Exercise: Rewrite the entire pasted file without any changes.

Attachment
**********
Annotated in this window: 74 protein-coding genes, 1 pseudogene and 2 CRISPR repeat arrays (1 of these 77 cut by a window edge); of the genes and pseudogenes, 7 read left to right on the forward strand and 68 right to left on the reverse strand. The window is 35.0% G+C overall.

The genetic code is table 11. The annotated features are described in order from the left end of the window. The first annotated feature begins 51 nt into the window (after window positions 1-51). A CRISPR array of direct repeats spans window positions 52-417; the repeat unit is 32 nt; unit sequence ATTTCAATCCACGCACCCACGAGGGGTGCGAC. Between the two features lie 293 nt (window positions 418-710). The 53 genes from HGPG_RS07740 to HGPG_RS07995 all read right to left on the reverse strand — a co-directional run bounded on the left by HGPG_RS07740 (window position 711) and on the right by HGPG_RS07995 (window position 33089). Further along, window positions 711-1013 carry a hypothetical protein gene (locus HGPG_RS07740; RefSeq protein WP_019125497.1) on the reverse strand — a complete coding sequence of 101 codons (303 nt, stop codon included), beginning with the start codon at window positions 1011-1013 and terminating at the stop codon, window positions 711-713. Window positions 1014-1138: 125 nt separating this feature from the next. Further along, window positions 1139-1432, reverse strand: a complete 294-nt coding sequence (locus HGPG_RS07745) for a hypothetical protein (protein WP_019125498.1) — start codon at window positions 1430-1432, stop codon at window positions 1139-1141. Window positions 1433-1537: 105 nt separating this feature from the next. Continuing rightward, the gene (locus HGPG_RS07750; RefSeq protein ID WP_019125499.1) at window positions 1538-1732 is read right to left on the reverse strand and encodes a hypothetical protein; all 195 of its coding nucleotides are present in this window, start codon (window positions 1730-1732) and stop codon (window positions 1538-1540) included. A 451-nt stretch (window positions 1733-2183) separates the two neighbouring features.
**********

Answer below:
Annotated in this window: 74 protein-coding genes, 1 pseudogene and 2 CRISPR repeat arrays (1 of these 77 cut by a window edge); of the genes and pseudogenes, 7 read left to right on the forward strand and 68 right to left on the reverse strand. The window is 35.0% G+C overall.

The genetic code is table 11. The annotated features are described in order from the left end of the window. The first annotated feature begins 51 nt into the window (after window positions 1-51). A CRISPR array of direct repeats spans window positions 52-417; the repeat unit is 32 nt; unit sequence ATTTCAATCCACGCACCCACGAGGGGTGCGAC. Between the two features lie 293 nt (window positions 418-710). The 53 genes from HGPG_RS07740 to HGPG_RS07995 all read right to left on the reverse strand — a co-directional run bounded on the left by HGPG_RS07740 (window position 711) and on the right by HGPG_RS07995 (window position 33089). Further along, window positions 711-1013 carry a hypothetical protein gene (locus HGPG_RS07740; RefSeq protein WP_019125497.1) on the reverse strand — a complete coding sequence of 101 codons (303 nt, stop codon included), beginning with the start codon at window positions 1011-1013 and terminating at the stop codon, window positions 711-713. Window positions 1014-1138: 125 nt separating this feature from the next. Further along, window positions 1139-1432, reverse strand: a complete 294-nt coding sequence (locus HGPG_RS07745) for a hypothetical protein (protein WP_019125498.1) — start codon at window positions 1430-1432, stop codon at window positions 1139-1141. Window positions 1433-1537: 105 nt separating this feature from the next. Continuing rightward, the gene (locus HGPG_RS07750; RefSeq protein ID WP_019125499.1) at window positions 1538-1732 is read right to left on the reverse strand and encodes a hypothetical protein; all 195 of its coding nucleotides are present in this window, start codon (window positions 1730-1732) and stop codon (window positions 1538-1540) included. A 451-nt stretch (window positions 1733-2183) separates the two neighbouring features.